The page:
A judgment too hasty

To the Editor:

Listen, my words will find you because you need to hear them. Today on Sunday, November 11, 2012 a friend of mine was shot through the heart. Today a friend of mine passed on much too soon. My friend had four paws, his fur was silver and gray with golden highlights. One eye blue and one eye gold, his gaze was gentle and filled with light.

Yes, Chi was a dog. That always-loving-bounding-and-wriggling-with-joy kind of dog. Chi was adored by a large and diverse community of Island friends. He was a child among dogs, not even two years old. He was still learning.

Listen, I have kept my own flock of chickens and ducks for 25 years. I have often suffered the hurt of losing birds to predators. There is a particular rage that burns in my heart each time I remember the rats that ate my newly hatched ducklings, the raccoons that disemboweled several of my beloved elderly hens, the pair of Labradors that ran loose through my yard just last month chasing my ducks. There is a particular frustration that I feel when I think of the chickens that I lost to hawks this past August. All the time and energy and love and money that I poured into those birds. I proudly brought them to the Fair, I didn’t lose a single one for months, until one week I lost nearly all.

But I don’t blame the rats or raccoons. I don’t blame the hawks. They had to eat, they found easy food. I blame myself for the incomplete fencing. I blame myself for my distracted attention. I blame myself for my lax and too-slow reaction. Chickens are living, loving creatures with unique personalities, but I don’t keep them solely for their love. I keep them for their eggs. As a farmer I accept that I will lose some animals to predation and unavoidable accident. Today you killed a dog. This was not an unavoidable accident. A dog is not replaceable. A dog is taught from its first breath how to connect with a human being. How to be a listening companion, how to be an individual. How to love.

When you looked out your window and saw the two dogs running havoc in your chicken pen, did you think of chasing them off or calling animal control? Or did you first grab your gun? Did you feel the injustice and were you awed by the fury of your protective reflex? As you entered the pen, did you assess the severity of the situation before you acted? Or did you react out of fear and anger? When you raised the gun, did you hesitate before you made your decision? As you took aim did you admire the way Chi’s silky hair reflected the light?

I remember a day when I was ten. I was home alone and a large black dog came to our yard in Edgartown. It broke through the electric fence and began to chase our goats. I remember running out of the house barefoot, oblivious to stones underfoot. I chased that dog with a stick, I stood guard over the injured baby goat. I snarled and hurled stones each time the dog came close. All the power that ever was or will be was in me, because I was the protector. But I also loved the dog. I admired his rough black coat and the skillful way he herded the goats, his grace and agility. Though I refused to back down, still I respected his perfect dog-ness.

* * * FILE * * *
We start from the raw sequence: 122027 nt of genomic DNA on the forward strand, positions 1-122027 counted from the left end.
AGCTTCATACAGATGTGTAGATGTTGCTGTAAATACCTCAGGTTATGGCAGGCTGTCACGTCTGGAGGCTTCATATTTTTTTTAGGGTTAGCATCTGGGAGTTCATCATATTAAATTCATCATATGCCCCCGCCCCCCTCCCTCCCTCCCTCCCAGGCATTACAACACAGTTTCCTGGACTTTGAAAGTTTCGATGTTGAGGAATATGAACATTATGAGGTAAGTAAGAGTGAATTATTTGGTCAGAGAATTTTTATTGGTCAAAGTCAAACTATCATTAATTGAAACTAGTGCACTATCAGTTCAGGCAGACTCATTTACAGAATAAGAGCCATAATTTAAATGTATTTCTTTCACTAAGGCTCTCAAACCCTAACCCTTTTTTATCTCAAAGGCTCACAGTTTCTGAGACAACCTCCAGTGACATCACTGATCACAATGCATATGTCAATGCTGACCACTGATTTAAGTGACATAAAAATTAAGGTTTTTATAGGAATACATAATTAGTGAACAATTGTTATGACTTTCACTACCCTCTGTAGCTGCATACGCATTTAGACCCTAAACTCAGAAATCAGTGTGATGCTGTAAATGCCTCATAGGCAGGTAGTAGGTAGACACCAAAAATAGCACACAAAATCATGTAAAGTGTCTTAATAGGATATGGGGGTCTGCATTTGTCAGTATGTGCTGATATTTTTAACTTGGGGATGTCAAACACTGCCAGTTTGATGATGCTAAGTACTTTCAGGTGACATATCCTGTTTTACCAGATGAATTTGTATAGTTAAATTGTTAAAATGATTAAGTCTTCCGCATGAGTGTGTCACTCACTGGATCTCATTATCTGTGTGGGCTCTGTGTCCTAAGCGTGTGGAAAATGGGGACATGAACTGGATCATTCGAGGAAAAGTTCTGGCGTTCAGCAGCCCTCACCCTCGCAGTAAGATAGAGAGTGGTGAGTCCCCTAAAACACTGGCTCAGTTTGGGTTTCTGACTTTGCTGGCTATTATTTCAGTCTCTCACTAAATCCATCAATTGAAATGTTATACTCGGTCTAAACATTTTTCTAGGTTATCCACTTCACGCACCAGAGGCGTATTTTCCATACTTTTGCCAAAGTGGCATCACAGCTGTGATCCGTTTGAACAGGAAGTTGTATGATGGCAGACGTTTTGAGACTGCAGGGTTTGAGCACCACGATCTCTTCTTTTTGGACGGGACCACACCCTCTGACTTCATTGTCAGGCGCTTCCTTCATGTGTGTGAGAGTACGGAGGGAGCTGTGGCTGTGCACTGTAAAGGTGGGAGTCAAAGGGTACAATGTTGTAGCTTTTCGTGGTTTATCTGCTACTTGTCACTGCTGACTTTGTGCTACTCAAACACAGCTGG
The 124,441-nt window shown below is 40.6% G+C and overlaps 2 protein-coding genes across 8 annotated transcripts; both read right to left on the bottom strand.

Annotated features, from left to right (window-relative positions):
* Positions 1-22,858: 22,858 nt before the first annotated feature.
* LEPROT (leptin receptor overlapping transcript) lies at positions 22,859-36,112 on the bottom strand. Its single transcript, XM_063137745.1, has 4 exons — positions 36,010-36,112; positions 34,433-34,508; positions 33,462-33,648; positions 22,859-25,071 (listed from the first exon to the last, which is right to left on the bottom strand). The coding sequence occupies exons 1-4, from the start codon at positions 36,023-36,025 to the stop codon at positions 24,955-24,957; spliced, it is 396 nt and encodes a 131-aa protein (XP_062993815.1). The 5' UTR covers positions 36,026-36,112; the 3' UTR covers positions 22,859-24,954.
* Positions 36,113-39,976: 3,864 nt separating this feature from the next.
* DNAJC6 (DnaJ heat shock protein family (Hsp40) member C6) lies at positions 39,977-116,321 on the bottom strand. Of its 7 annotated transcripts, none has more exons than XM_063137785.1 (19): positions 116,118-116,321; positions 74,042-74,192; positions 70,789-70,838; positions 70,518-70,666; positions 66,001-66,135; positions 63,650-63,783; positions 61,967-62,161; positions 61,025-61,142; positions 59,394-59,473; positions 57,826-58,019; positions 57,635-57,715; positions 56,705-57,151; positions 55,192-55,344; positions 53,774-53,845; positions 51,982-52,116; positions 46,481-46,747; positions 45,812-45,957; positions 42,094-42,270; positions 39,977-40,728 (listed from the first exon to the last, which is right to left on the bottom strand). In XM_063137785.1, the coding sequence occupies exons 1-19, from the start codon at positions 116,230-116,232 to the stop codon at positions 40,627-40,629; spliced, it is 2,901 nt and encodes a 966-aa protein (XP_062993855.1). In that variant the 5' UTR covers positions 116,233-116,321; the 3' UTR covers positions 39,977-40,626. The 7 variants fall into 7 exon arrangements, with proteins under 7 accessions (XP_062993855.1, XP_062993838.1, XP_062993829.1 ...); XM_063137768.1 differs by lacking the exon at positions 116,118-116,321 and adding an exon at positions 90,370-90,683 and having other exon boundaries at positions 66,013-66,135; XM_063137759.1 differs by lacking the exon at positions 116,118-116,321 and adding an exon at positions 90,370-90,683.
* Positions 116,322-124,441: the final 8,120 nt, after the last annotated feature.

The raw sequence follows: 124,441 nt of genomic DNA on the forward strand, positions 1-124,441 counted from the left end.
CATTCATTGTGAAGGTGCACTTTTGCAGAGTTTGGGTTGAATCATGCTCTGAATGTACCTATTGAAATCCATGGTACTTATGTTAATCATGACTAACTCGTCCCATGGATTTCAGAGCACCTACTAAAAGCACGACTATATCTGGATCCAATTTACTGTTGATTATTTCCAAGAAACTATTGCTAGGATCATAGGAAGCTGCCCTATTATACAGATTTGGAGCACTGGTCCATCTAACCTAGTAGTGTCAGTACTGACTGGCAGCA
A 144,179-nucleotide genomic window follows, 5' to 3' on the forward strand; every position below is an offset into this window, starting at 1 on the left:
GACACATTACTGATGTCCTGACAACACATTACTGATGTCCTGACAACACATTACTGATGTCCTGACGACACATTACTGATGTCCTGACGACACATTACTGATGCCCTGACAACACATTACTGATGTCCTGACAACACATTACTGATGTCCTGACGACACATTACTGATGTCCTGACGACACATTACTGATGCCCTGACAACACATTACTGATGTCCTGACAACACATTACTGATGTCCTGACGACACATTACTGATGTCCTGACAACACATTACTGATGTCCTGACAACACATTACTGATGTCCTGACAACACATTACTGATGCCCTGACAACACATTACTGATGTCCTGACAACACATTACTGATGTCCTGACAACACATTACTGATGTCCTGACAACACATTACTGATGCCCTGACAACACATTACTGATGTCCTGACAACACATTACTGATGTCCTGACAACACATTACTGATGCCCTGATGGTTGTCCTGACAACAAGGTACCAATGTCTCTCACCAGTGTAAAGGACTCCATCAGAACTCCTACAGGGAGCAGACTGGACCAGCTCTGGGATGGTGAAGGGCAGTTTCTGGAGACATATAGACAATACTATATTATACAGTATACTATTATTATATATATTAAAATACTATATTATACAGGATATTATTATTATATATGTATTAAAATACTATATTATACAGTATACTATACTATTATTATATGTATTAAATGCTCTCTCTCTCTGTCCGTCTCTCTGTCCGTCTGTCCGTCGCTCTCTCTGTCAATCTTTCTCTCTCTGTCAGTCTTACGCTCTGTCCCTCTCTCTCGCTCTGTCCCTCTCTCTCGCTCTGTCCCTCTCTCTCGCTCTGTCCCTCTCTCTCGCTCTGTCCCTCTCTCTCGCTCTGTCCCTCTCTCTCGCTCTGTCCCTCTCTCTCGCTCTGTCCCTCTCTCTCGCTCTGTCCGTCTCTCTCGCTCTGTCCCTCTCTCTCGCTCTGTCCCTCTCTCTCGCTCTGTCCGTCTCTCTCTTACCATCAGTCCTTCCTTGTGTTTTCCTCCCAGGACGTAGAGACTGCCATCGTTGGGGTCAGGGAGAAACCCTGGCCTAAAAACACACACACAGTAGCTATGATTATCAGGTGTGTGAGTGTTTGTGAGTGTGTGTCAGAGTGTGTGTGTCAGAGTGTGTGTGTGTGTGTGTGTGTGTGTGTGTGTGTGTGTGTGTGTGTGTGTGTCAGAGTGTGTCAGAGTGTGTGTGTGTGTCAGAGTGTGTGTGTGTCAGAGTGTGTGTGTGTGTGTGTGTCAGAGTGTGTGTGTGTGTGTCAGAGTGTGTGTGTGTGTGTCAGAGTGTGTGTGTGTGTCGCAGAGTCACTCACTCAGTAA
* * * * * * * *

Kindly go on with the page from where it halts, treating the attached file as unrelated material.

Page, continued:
Some dogs discover their dog-ness and can never be fully recovered to their human-ness. We’ve had a few of these over the years. The sheep killers, the chicken slaughterers, the ones who keep offending, keep killing, keep escaping and running rampant in the backwoods of West Tisbury. We’ve all read the stories in the paper, and we like to think we know what kind of dog that killer is. As if there was a blueprint for rampage, a formula for violence.

As the owner of two dogs, I believe that it is always the owner’s responsibility when the dog gets into trouble. A dog has instincts and must always be kept within eyesight. Chi had never attacked a chicken before, but Chi wasn’t given an opportunity to learn from his mistakes. You made all the decisions for him, for his owner, for his friends, for yourself.

You are one of around 1,254 registered gun owners on the Island. You were acting within your legal rights. You fired your gun in a residential area. You were protecting your livestock while endangering your neighbors. None of your neighbors know that you might do the same thing to their dog if you ever feel that your livestock is being threatened. You shot this dog with excellent marksmanship right through the heart. You delivered the body to the proper authorities, and you want to remain anonymous. You know who you are. I hope you will step up to own your actions and explain your perspective.

Dogs can be fenced. Dogs can be trained. Chickens will always need better protection than we can give them. Chickens can be replaced. Damages can be repaid. The love that Chi gave to his owner and to his vast family of Island friends cannot be replaced. All that remains is pain.

I look at my own dogs, who have learned to respect chickens, and I feel the immense, irreplaceable, and unique love that they each give to me all the time.

My heart breaks for Chi. It breaks for your terrified chickens. It breaks for Chi’s owner who feels all this abrupt wrenching loss. It breaks for you, whoever you are. It breaks for this Island, which strives to keep the trust and the safety, and the loving kindness of this community intact. It breaks for all the deaths which go un-noticed and un-memorialized. At least Chi will live on in our memories.

Katrina Nevin

Edgartown